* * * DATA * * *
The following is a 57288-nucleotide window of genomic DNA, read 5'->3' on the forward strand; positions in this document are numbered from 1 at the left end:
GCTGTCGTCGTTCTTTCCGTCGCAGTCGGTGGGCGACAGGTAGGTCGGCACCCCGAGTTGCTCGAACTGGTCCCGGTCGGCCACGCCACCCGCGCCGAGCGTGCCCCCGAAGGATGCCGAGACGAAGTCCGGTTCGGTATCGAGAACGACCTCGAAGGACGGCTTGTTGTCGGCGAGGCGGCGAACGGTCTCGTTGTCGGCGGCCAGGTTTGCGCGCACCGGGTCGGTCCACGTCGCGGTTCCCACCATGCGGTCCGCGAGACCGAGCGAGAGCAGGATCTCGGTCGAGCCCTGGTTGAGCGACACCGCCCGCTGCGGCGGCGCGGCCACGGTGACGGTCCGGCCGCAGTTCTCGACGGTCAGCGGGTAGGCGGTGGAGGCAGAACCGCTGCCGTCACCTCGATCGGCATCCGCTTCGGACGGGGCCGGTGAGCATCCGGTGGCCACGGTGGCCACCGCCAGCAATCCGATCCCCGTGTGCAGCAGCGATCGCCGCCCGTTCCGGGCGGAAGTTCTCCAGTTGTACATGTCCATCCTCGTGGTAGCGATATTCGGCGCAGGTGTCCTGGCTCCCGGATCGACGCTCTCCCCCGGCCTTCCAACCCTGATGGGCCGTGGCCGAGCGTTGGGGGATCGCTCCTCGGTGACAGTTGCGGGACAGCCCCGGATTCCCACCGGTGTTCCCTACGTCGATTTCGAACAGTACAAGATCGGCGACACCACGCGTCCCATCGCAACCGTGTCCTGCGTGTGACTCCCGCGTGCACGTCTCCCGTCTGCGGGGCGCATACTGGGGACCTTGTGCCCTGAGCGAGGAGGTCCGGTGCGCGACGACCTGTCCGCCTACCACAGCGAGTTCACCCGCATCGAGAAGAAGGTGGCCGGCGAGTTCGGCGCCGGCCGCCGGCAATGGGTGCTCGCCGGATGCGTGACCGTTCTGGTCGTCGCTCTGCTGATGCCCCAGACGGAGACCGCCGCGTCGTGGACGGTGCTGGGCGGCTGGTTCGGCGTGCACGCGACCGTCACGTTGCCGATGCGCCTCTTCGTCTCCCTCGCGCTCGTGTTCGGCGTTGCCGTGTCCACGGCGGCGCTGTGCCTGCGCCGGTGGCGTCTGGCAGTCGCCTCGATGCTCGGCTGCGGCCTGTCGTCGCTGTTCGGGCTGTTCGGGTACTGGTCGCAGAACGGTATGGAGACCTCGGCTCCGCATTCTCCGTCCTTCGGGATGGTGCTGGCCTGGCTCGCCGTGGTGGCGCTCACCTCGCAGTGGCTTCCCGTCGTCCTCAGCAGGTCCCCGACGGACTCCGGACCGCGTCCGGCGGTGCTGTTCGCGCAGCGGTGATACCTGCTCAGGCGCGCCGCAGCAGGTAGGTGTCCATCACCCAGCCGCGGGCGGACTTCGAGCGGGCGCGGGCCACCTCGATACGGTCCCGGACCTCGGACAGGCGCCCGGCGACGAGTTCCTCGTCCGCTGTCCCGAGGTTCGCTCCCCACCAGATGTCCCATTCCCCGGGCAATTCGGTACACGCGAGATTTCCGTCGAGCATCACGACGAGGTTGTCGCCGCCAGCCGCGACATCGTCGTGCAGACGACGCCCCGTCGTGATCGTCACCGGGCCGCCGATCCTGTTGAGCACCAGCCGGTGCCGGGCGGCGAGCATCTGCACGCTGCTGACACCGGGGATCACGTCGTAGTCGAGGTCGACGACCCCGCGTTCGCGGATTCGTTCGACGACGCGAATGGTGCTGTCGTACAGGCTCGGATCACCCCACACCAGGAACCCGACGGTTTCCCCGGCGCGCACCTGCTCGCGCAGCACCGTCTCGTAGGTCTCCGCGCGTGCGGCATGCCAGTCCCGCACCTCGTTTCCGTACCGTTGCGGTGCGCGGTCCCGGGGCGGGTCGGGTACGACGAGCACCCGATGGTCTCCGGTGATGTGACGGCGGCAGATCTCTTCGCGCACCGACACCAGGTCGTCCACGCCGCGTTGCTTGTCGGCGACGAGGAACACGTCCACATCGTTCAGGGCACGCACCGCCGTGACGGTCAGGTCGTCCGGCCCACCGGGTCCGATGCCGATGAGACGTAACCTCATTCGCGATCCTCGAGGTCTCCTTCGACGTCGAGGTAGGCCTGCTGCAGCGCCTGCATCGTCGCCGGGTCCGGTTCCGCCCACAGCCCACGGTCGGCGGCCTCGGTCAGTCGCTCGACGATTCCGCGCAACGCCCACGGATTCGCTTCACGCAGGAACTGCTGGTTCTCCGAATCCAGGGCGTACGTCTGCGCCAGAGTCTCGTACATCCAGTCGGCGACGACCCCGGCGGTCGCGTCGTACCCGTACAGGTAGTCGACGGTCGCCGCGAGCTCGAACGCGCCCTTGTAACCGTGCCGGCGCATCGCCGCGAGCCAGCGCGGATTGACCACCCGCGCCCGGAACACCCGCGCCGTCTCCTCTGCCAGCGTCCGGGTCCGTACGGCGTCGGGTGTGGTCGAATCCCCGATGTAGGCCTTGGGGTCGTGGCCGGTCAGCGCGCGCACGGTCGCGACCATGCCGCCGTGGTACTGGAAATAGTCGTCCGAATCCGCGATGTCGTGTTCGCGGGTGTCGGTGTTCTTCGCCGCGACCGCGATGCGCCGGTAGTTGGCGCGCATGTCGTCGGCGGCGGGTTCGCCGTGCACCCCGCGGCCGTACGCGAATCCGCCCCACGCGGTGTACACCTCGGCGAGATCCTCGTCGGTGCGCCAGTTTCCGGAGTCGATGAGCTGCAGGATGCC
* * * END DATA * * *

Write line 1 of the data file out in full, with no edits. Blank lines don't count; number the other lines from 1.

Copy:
The following is a 57288-nucleotide window of genomic DNA, read 5'->3' on the forward strand; positions in this document are numbered from 1 at the left end: